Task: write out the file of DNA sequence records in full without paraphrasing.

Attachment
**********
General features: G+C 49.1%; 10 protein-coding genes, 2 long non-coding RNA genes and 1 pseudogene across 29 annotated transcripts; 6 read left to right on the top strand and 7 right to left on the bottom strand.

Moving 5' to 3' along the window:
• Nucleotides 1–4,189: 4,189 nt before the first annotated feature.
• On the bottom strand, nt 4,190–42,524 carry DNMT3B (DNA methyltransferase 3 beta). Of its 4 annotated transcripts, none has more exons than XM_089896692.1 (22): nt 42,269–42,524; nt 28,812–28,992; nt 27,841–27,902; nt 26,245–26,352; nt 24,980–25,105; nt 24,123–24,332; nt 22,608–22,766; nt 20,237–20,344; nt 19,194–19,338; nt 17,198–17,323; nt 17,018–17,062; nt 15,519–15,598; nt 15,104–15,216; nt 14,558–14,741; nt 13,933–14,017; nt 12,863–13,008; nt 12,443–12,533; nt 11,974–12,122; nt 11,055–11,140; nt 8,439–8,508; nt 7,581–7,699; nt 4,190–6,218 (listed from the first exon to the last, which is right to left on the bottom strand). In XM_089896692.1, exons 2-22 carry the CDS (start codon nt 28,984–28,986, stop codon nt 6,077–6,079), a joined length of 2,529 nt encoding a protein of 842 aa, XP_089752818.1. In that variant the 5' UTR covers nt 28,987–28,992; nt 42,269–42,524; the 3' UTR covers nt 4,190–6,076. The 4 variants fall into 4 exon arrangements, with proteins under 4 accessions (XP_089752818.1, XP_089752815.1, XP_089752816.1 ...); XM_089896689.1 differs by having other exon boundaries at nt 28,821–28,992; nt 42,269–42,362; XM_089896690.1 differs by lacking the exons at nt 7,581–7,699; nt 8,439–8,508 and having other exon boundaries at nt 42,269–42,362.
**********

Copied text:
General features: G+C 49.1%; 10 protein-coding genes, 2 long non-coding RNA genes and 1 pseudogene across 29 annotated transcripts; 6 read left to right on the top strand and 7 right to left on the bottom strand.

Moving 5' to 3' along the window:
• Nucleotides 1–4,189: 4,189 nt before the first annotated feature.
• On the bottom strand, nt 4,190–42,524 carry DNMT3B (DNA methyltransferase 3 beta). Of its 4 annotated transcripts, none has more exons than XM_089896692.1 (22): nt 42,269–42,524; nt 28,812–28,992; nt 27,841–27,902; nt 26,245–26,352; nt 24,980–25,105; nt 24,123–24,332; nt 22,608–22,766; nt 20,237–20,344; nt 19,194–19,338; nt 17,198–17,323; nt 17,018–17,062; nt 15,519–15,598; nt 15,104–15,216; nt 14,558–14,741; nt 13,933–14,017; nt 12,863–13,008; nt 12,443–12,533; nt 11,974–12,122; nt 11,055–11,140; nt 8,439–8,508; nt 7,581–7,699; nt 4,190–6,218 (listed from the first exon to the last, which is right to left on the bottom strand). In XM_089896692.1, exons 2-22 carry the CDS (start codon nt 28,984–28,986, stop codon nt 6,077–6,079), a joined length of 2,529 nt encoding a protein of 842 aa, XP_089752818.1. In that variant the 5' UTR covers nt 28,987–28,992; nt 42,269–42,524; the 3' UTR covers nt 4,190–6,076. The 4 variants fall into 4 exon arrangements, with proteins under 4 accessions (XP_089752818.1, XP_089752815.1, XP_089752816.1 ...); XM_089896689.1 differs by having other exon boundaries at nt 28,821–28,992; nt 42,269–42,362; XM_089896690.1 differs by lacking the exons at nt 7,581–7,699; nt 8,439–8,508 and having other exon boundaries at nt 42,269–42,362.